One writer says: Break down and marry Mr. Close Enough already.
In recent conversations the topic of settling has come up quite a bit. When a friend of ours e-mailed this article with a nudge, saying, "See? This is what I want. A partnership. A man who will vacuum, carry the kids around on his shoulders and hold down a steady job," we gave the topic a good read.
In this article in The Atlantic, a woman finds herself, after bravely having had a baby on her own (with the help of donor sperm), pining for a traditional family similar to those surrounding her at the park, complete with ball-tossing Papas. She gives this advice to single women in their 20s and 30s: Settle already and go for Mr. Close Enough.
Writes Lorri Gottlieb: "It sounds obvious now, but I didn’t fully appreciate back then that what makes for a good marriage isn’t necessarily what makes for a good romantic relationship. Once you’re married, it’s not about whom you want to go on vacation with; it’s about whom you want to run a household with. Marriage isn’t a passion-fest; it’s more like a partnership formed to run a very small, mundane, and often boring nonprofit business. And I mean this in a good way."
To be sure, we can see where she's coming from. What's the difference between the psycho roommate you had that first semester in college and the professional roommate you get along with swimmingly in your adult life? Chances are that your current roommate gladly splits the chores with you (no cleaning schedule required), takes turns picking up the household items, pays bills and rent on time and rarely stirs up drama (with work and an active social life, there's little time when both of you are even home at the same time.)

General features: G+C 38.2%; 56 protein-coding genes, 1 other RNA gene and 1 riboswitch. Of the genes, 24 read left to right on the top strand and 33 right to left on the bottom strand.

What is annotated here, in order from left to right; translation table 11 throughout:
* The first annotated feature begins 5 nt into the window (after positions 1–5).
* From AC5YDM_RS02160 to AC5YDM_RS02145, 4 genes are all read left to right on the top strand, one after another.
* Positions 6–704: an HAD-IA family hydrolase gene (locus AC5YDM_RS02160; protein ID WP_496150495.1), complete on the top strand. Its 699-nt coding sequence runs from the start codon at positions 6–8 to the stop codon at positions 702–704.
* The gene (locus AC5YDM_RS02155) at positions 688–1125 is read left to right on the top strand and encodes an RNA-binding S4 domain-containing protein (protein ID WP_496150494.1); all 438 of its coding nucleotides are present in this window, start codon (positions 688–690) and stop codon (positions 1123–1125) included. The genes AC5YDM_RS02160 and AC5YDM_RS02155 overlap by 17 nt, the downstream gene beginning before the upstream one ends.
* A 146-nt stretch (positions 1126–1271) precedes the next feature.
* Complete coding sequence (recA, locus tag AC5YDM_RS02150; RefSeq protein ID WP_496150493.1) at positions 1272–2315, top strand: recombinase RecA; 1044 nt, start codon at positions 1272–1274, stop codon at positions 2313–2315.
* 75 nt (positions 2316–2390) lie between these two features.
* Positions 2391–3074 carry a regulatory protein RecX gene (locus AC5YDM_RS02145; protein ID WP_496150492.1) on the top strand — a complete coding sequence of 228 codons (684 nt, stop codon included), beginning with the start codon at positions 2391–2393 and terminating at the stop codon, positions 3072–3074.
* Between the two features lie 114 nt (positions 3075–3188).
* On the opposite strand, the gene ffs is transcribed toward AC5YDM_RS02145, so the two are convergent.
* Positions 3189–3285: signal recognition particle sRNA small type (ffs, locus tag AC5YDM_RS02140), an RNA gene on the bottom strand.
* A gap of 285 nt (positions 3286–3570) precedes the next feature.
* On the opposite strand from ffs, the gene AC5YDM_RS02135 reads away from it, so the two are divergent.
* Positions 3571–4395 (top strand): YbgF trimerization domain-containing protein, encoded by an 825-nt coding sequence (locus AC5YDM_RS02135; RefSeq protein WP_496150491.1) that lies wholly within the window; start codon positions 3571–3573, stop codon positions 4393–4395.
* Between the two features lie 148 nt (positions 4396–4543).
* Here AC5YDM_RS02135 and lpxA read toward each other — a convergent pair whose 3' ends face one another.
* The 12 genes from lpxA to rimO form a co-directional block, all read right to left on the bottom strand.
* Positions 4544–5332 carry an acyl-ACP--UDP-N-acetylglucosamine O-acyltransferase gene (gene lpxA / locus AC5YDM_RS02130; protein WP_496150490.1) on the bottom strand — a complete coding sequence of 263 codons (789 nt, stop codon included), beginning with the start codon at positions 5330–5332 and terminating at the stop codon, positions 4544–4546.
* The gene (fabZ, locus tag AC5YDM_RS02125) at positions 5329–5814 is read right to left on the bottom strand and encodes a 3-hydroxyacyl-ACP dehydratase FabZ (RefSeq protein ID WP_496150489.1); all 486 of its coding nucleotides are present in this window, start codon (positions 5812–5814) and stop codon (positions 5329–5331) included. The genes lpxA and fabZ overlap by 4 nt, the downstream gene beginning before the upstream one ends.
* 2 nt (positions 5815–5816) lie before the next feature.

Valid points. The only trouble with this, though, is that no romance equals no romance and that makes life a little workaday flat and monotonous. Romance is not something women should stop looking for, and we hate to think that it is going to be null and void from marriage. The unions we envy are those where the couples still hold hands after all those years, finish each others sentences and surprise each other still. Call us crazy, but settling sounds so...boring and predictable. Remember this commercial: Gray-haired woman washes dishes. Crackling slow waltz plays on radio. Bald man walks up, starts swaying with woman whose hands are sudsing dishes. She lights up, he smiles. You don't have moments like those with roommates, or men for whom you settle. What's more, what do these men who are "settled for" think about being seen as "good enough"? Even if we know it can't be every day, even if it's on an anniversary or at the birth of a child or when we're old and frail, we'll take the passion-fest.
Now we want to hear from you readers! What do you think: Better to settle or to hold out? And why?